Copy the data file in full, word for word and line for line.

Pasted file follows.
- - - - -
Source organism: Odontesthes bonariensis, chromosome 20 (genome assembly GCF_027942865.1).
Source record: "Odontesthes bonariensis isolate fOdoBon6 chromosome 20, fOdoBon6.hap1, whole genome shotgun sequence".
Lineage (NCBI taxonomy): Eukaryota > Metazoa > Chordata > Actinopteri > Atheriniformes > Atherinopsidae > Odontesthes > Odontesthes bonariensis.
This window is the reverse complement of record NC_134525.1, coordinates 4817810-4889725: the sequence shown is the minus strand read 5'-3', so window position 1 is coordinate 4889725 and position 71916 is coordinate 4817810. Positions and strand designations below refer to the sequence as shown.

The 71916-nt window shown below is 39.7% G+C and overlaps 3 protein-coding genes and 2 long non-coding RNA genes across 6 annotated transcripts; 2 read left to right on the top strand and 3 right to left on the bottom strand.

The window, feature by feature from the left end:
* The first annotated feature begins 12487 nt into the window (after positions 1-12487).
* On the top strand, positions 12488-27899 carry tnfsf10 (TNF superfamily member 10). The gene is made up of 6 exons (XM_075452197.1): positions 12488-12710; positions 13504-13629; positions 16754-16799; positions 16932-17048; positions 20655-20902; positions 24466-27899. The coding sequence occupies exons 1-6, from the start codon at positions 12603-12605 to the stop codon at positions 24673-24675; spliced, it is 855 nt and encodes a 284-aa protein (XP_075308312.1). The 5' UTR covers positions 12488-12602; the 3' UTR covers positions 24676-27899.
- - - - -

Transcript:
Source organism: Odontesthes bonariensis, chromosome 20 (genome assembly GCF_027942865.1).
Source record: "Odontesthes bonariensis isolate fOdoBon6 chromosome 20, fOdoBon6.hap1, whole genome shotgun sequence".
Lineage (NCBI taxonomy): Eukaryota > Metazoa > Chordata > Actinopteri > Atheriniformes > Atherinopsidae > Odontesthes > Odontesthes bonariensis.
This window is the reverse complement of record NC_134525.1, coordinates 4817810-4889725: the sequence shown is the minus strand read 5'-3', so window position 1 is coordinate 4889725 and position 71916 is coordinate 4817810. Positions and strand designations below refer to the sequence as shown.

The 71916-nt window shown below is 39.7% G+C and overlaps 3 protein-coding genes and 2 long non-coding RNA genes across 6 annotated transcripts; 2 read left to right on the top strand and 3 right to left on the bottom strand.

The window, feature by feature from the left end:
* The first annotated feature begins 12487 nt into the window (after positions 1-12487).
* On the top strand, positions 12488-27899 carry tnfsf10 (TNF superfamily member 10). The gene is made up of 6 exons (XM_075452197.1): positions 12488-12710; positions 13504-13629; positions 16754-16799; positions 16932-17048; positions 20655-20902; positions 24466-27899. The coding sequence occupies exons 1-6, from the start codon at positions 12603-12605 to the stop codon at positions 24673-24675; spliced, it is 855 nt and encodes a 284-aa protein (XP_075308312.1). The 5' UTR covers positions 12488-12602; the 3' UTR covers positions 24676-27899.